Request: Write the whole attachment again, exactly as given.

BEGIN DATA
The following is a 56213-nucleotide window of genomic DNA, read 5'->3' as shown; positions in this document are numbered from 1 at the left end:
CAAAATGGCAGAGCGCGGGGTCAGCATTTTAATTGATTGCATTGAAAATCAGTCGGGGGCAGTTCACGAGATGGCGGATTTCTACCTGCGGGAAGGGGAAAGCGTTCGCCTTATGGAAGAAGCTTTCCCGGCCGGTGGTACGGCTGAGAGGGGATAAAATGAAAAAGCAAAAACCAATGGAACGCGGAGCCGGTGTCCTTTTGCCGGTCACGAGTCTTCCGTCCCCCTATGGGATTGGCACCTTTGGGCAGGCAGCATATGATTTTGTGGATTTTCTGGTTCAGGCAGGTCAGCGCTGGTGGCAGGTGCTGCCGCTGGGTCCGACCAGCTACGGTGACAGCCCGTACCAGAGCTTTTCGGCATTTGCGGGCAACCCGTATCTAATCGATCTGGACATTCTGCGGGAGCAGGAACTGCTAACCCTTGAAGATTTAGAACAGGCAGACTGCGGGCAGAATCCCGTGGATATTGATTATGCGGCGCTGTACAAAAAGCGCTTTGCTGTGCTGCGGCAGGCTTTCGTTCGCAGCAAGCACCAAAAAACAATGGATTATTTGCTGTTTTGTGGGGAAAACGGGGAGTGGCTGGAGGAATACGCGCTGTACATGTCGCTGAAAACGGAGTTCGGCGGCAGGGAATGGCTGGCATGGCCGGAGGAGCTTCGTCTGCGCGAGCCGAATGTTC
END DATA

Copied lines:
The following is a 56213-nucleotide window of genomic DNA, read 5'->3' as shown; positions in this document are numbered from 1 at the left end:
CAAAATGGCAGAGCGCGGGGTCAGCATTTTAATTGATTGCATTGAAAATCAGTCGGGGGCAGTTCACGAGATGGCGGATTTCTACCTGCGGGAAGGGGAAAGCGTTCGCCTTATGGAAGAAGCTTTCCCGGCCGGTGGTACGGCTGAGAGGGGATAAAATGAAAAAGCAAAAACCAATGGAACGCGGAGCCGGTGTCCTTTTGCCGGTCACGAGTCTTCCGTCCCCCTATGGGATTGGCACCTTTGGGCAGGCAGCATATGATTTTGTGGATTTTCTGGTTCAGGCAGGTCAGCGCTGGTGGCAGGTGCTGCCGCTGGGTCCGACCAGCTACGGTGACAGCCCGTACCAGAGCTTTTCGGCATTTGCGGGCAACCCGTATCTAATCGATCTGGACATTCTGCGGGAGCAGGAACTGCTAACCCTTGAAGATTTAGAACAGGCAGACTGCGGGCAGAATCCCGTGGATATTGATTATGCGGCGCTGTACAAAAAGCGCTTTGCTGTGCTGCGGCAGGCTTTCGTTCGCAGCAAGCACCAAAAAACAATGGATTATTTGCTGTTTTGTGGGGAAAACGGGGAGTGGCTGGAGGAATACGCGCTGTACATGTCGCTGAAAACGGAGTTCGGCGGCAGGGAATGGCTGGCATGGCCGGAGGAGCTTCGTCTGCGCGAGCCGAATGTTC